On Land

Environment Information
At Rill Architects we run Archicad on macOS. If you work at Rill, this is your stuff. If you don't, but you work in Archicad, you may find something interesting. Anybody else, I don't know.

This object is a tool for removing slope distortion from angled details such as rakes. A big improvement over this.


IFC is a format for exchanging models with data attached between different software. IFC elements are 3D construction elements and objects. IFC has nothing too with plans, annotation, or anything 2D.

The only consultant I have worked with is StructureCo, which is a pseudonym. The type of work is custom residential -- mostly wood members with some steel. This is our first try at this type of coordination.

My goals for the StructureCo collaboration:

• If I can get the beams labeled in the sections, and check that the structural elements fit, I can let them do the framing plans.

• Automatically label elements based on data provided within them, such as ID or profile.

• Let their layer names come through, with an extension.

• Bring in elements with proper classification.

• Avoid creation of attributes other than Complex Profiles.

• Let the consultant do the model 'their way' as much as possible. We try to be low-maintenance teammates.

In other words, let them do some of the work without sacrificing the consistency of our model and annotation process.


Adapted from my brief presentation at the DC Archicad User Group meeting earlier this month. If you want to look at the files, there is a download link at the end of the post.

Site Model

This is a simple scheme for using a single site model for multiple projects. It is applicable for everything from detached garages, to townhouse blocks, to proper campuses. The goals of this scheme are:

• Consistent 2D and 3D site data in each project, maintaining accurate story information.

• Visualization of the whole property in BIMx, while all buildings are easily kept up to date.

In our usage, the site is part of the main house's file. The site can be in a completely separate file using the same technique. The BIMx is published by the project file which contains the site. I will refer to the main house file and the small house file.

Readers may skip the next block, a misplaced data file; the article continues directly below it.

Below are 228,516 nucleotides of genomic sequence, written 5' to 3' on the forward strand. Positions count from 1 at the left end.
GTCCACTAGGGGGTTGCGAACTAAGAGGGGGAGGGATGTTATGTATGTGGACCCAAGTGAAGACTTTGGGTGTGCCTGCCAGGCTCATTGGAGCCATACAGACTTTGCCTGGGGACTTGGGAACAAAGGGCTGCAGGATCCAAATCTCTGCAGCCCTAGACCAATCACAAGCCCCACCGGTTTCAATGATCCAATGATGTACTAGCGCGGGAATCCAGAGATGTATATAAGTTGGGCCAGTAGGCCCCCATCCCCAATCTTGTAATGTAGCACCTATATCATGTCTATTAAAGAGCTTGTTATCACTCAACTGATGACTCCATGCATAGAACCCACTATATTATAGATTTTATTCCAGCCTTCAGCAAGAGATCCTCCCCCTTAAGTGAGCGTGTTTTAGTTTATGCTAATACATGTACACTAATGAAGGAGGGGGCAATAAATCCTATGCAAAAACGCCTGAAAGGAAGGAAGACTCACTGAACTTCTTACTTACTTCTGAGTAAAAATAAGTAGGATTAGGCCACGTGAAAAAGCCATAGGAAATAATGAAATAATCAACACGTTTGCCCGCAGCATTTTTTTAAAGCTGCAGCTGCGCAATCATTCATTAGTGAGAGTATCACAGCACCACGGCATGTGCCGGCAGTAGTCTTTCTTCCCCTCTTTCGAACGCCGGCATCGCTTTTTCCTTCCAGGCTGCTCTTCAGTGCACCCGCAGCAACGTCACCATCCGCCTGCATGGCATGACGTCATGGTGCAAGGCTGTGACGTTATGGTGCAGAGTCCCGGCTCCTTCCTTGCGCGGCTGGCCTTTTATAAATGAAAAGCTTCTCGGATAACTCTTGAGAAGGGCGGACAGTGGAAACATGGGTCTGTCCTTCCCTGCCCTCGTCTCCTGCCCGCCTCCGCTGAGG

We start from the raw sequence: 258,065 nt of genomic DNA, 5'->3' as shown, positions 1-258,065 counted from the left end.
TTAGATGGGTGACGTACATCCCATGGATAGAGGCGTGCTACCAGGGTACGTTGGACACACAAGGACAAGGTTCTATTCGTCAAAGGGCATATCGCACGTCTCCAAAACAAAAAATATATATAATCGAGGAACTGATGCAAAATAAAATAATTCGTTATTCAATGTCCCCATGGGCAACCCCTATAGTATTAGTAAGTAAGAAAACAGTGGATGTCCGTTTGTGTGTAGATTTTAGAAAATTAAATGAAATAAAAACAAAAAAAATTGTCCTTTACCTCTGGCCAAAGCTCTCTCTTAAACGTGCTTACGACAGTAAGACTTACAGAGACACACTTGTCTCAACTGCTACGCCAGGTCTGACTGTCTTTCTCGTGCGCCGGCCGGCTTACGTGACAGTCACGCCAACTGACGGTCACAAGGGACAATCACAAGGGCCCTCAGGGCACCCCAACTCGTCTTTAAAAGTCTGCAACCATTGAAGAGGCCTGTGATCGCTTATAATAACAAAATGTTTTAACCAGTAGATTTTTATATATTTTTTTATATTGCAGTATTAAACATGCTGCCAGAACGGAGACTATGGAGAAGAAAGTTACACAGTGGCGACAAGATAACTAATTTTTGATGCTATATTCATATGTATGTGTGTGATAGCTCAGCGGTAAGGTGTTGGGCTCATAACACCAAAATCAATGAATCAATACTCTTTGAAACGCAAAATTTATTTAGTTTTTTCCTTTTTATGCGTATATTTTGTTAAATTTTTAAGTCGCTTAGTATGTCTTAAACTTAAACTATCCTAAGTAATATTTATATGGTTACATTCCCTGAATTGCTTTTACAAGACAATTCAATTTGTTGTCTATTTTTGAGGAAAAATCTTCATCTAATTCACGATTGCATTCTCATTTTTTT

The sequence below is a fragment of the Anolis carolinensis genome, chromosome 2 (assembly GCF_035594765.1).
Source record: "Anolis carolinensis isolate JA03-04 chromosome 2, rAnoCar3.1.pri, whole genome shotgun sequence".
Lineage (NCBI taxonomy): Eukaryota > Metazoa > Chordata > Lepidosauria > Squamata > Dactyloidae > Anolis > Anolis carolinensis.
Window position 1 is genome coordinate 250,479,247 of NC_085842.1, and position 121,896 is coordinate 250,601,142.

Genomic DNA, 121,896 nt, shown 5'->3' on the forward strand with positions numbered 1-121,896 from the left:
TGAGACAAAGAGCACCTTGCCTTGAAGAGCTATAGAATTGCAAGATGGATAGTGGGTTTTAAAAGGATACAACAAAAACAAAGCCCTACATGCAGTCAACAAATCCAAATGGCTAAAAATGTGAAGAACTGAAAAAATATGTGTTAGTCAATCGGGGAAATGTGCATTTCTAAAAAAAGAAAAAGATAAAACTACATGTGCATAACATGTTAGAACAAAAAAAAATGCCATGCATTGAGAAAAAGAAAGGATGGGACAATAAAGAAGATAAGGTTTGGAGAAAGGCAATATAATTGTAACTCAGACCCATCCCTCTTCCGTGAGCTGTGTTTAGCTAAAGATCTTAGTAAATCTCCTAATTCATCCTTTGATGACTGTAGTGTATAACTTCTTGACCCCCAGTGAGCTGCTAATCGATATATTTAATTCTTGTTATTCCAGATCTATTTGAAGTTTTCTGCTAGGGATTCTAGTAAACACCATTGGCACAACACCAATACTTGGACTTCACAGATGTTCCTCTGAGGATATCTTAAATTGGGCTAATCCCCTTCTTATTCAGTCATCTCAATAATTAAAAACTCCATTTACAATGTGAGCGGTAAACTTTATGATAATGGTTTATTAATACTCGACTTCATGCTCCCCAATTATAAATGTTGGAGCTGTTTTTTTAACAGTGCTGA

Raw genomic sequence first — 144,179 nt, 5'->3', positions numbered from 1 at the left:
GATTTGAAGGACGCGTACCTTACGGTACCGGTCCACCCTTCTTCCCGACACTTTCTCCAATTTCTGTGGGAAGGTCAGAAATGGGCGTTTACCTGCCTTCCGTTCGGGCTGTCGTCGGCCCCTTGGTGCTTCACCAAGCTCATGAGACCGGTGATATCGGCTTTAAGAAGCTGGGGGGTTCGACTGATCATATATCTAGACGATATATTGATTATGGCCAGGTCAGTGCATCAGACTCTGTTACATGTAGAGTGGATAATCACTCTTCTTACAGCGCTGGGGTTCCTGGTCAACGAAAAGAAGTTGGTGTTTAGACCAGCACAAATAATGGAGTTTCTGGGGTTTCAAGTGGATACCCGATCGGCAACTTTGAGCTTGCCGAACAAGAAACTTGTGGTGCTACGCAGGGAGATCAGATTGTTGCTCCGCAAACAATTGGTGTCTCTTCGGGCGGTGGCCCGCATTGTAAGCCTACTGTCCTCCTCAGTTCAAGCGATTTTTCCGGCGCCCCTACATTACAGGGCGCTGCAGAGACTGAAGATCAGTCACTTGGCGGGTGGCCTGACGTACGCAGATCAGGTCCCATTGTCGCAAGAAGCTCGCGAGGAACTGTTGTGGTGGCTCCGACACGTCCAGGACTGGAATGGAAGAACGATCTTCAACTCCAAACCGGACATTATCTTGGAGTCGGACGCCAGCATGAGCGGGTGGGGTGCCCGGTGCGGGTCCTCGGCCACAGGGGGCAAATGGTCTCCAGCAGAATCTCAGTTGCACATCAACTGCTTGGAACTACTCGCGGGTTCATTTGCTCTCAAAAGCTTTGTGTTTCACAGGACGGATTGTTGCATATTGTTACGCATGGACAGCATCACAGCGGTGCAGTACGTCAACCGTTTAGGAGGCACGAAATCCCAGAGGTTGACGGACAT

Alignment chart

I didn't want to talk this to death. What I like about alignment charts is they are assertive rather than argumentative. You have to just look at them and work out the relationships among the things, and ask yourself if your impressions of the things agree with the author's.

I made this by instinct. The strongest notion I had was that the morph tool is chaotic evil. The second strongest notion was that the mesh tool is a relic and needs to be done over. Then I was on my way.

Having meditated on it a bit, I think this is what the axes mean:

The lawful-chaotic axis runs from standard orderly content to custom content. The good-evil axis runs from user flexibility to user frustration. With that, I will proceed to talk it to death with some comments on each item.


Sheet A4-1
With the advent of graphic overrides, reflected ceiling plans are no longer a wilderness of tracing and weird hacks.

What shows:
• Walls
• Ceiling trim and finishes
• Ceiling fixtures including lights, fans, and mechanical fixtures
• Floor elements, including deck edges, stairs, counters

Using graphic override rules, floor elements are automatically shown dashed in RCP. And, ceiling elements, which are drawn dashed in the floor plan, are automatically shown solid. What a time to be alive.


Sheet A3-1
These are two detail-oriented drawing types that don't exactly go together, but they usually fit on one sheet. If there are too many assemblies or the schedules are very large, they can be separated.


This is the current state of element schedules. All projects will have schedules for windows, interior doors, and exterior doors. Many projects will have finish schedules, which are schedules of zones.

Let's quickly review the basics of interactive schedules. In the scheme settings, there are criteria, which determine what elements will be listed, and fields, which are the information to be shown about each element. Schemes can be imported and exported as XML files.

Then there is the schedule itself, where you control the column widths, header content, and text settings. It is pretty WYSIWYG with respect to output.

In addition to making schedule output, schedules can be used to inspect and edit model information. More on that later.



This started, as so many things do, with making a symbol fill for a tile pattern. A challenge of symbol fills is they need to tile (left and right meet, top and bottom meet, invisibly).

You can make new grid, running bond, and herringbone fill patterns by duplicating the extant ones and changing the dims. Anything more complex, you need to draw and work out the tiling.

That's just the fill pattern, which is vectorial, meaning you can use it in plan and surface fills in elevation. But you are on your own in 3D (OpenGL, BIMx). If you are delivering BIMx, you need to keep your textures in sync with your fills. Here is a simple way to do that.


All the common layouts (that we can think of) are blocked up in the project templates. These guidelines apply no matter when a layout is first needed.


These instructions are current as of Archicad 20.